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A QUANTUM BROOM SWEEPS CLEAN
Pity the astronomers and physicists. They toss and turn at night wondering why the universe is lumpy, and rack their brains trying to unify the four fundamental forces of nature. Now a new theory, which claims to solve both problems at once, will probably cost them more sleep.
published in MERCURY, Vol. 25, No. 2, March / April 1996, pp. 12-15
Lockheed Martin Solar & Astrophysics Laboratory, Palo Alto, California
California State University, Long Beach
copyright 1996, Astronomical Society of the Pacific (posted on WWW with permission)
published in MERCURY, Vol. 25, No. 2, March / April 1996, pp. 12-15
published in MERCURY, Vol. 25, No. 2, March / April 1996, pp. 12-15
The most fundamental equation in physics is the relation between force, mass, and acceleration which Isaac Newton postulated over three centuries ago: F=ma. It defines the concept of inertia, the resistance that an object puts up to a change in motion. To make something move faster or slower, you need to apply a force, and the force you need to apply is greater for larger masses. This is such a simple, intuitive fact that it seems more foolish than profound to ask, Why is it true? Why do objects have inertia?
As fundamental as this question is, a convincing answer has eluded the likes of Albert Einstein and Richard Feynman. Ideas about inertia have fallen into two schools. Newton himself argued it is an intrinsic property of matter, capable of no further explanation. To tell whether an object possesses inertia, you do not have to measure its motion with respect to external reference points; you need only look for the telltale distortions that occur whenever a body that has inertia accelerates. Rotation, for example, is one form of acceleration. As Earth rotates, its equator bulges out — a dead giveaway that our planet possesses inertia.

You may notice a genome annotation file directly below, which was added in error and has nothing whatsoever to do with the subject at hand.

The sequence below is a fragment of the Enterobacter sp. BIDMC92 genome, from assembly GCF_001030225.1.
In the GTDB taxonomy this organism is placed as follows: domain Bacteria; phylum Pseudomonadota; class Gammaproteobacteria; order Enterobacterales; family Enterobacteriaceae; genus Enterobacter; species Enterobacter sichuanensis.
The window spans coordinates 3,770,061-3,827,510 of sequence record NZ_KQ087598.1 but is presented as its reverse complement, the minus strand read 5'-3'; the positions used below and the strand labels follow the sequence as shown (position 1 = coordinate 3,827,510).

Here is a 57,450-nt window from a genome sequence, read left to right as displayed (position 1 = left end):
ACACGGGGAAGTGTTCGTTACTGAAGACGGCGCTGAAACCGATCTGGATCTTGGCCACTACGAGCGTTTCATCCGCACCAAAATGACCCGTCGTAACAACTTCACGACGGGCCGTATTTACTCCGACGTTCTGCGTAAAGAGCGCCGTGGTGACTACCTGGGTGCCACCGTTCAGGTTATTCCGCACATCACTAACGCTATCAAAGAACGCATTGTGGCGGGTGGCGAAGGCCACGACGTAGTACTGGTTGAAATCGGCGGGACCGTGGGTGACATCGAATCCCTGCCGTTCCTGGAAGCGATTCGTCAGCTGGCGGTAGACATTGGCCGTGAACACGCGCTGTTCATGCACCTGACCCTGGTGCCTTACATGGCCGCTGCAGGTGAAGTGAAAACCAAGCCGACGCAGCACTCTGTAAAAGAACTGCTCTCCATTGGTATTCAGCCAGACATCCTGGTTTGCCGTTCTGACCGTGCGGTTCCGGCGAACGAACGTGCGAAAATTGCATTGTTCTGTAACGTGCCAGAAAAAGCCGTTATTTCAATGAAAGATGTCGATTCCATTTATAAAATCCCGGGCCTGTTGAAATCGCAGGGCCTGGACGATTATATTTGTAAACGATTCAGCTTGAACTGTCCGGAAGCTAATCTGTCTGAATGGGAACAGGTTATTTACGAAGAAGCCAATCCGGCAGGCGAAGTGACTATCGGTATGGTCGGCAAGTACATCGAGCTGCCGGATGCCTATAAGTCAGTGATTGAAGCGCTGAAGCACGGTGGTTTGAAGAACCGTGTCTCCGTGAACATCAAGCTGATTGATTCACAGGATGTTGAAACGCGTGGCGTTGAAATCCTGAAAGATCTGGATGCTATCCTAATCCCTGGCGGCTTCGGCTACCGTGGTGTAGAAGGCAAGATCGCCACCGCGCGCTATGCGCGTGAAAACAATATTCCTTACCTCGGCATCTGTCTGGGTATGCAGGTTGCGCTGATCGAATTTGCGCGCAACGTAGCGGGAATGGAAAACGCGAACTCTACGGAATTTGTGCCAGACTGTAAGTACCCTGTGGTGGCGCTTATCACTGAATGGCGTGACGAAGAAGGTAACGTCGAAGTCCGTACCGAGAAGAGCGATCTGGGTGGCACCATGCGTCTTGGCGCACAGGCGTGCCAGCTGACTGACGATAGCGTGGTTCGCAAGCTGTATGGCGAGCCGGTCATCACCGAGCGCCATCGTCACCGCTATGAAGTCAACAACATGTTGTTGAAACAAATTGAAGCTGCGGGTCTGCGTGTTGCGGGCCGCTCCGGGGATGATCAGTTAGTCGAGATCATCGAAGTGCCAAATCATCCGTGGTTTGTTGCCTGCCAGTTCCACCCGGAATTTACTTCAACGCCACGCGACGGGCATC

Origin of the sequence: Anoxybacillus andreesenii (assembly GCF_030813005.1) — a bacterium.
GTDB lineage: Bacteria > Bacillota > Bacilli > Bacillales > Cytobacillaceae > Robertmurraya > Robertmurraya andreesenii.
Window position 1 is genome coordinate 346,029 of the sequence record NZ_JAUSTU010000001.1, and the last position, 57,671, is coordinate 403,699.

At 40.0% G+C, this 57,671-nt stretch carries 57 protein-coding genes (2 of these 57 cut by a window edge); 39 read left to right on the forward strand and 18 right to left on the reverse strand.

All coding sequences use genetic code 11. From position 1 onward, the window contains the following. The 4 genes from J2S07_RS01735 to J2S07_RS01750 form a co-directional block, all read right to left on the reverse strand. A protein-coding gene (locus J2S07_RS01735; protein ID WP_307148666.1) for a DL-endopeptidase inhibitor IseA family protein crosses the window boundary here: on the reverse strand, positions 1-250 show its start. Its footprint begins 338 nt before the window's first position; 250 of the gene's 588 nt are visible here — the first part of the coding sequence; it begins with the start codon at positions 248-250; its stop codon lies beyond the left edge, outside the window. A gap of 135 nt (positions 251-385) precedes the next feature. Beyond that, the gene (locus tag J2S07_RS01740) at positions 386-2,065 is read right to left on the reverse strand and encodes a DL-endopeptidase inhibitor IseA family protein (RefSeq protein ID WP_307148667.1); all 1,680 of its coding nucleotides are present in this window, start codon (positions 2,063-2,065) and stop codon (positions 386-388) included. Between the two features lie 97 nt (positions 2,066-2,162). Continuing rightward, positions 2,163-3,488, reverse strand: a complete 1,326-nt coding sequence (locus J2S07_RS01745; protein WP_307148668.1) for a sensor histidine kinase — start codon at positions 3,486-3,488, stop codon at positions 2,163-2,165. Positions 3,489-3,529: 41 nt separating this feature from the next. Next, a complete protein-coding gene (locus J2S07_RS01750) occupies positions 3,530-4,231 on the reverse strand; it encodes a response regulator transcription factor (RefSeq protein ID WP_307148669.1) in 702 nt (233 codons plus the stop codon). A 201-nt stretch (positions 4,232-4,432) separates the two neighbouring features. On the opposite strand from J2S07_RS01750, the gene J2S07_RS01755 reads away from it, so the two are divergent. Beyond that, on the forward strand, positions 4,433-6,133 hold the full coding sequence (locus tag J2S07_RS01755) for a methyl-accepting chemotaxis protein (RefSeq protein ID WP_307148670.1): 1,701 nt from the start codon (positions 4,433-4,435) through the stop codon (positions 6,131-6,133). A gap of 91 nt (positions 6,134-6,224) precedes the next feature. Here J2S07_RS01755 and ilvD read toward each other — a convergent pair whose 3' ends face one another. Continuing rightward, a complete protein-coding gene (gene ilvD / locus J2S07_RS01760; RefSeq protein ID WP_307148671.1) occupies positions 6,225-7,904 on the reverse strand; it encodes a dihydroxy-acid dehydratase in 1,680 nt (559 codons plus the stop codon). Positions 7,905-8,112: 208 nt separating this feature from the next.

Newton's idea of absolute acceleration, one that did not need external objects to define it, bothered many scientists — among them the 19th-century Austrian physicist and philosopher Ernst Mach, whose ideas helped to inspire Einstein's theories of relativity. Mach argued that all motion is relative. If Earth were all alone in a hypothetical universe devoid of other matter, how would it know whether it was rotating? And if Earth did not know whether it was rotating, how would its equator know whether to bulge out? Mach resolved this paradox by concluding that the solitary Earth could not have any inertia. Somehow, the Earth's inertia is generated by the presence of other matter in the universe.
But how? Einstein thought that his general theory of relativity would embody Mach's principle, but it turned out not to. The source of inertia remained a mystery until, we believe, 1994 — when, together with Harold Puthoff of the Institute for Advanced Studies in Austin, Texas, we proposed a radical theory: that inertia is an electromagnetic force that switches on whenever an object accelerates through space. It turns out that Mach was almost right. In our theory, inertia does depend on an external frame of reference, but this frame of reference is provided not by the other bodies in the universe, but by an electromagnetic field that pervades the cosmos. This field, in turn, arises because of quantum mechanical ferment in the vacuum — a subject shaping up as a major theme of 21st-century physics.
Last year, we realized that the vacuum also might explain another great mystery of modern science: how the universe, at the largest scales, came to look like a whiffle ball. The honeycombed arrangement of galaxy clusters may hold the key to understanding how inertia, gravity, and mass came to be.
Sponges and Swiss Cheese
Four years ago, the NASA Cosmic Background Explorer detected blemishes in the microwave afterglow of the Big Bang. Astronomers were relieved. It was the first evidence that the early universe was not perfectly smooth and uniform [see ``New Image of the Universe Soon After Creation,'' May/June 1992, p. 91]. Perfect uniformity would have left no way for cosmologists to explain how the lumpy present-day universe could arise from utterly homogeneous primordial stuff.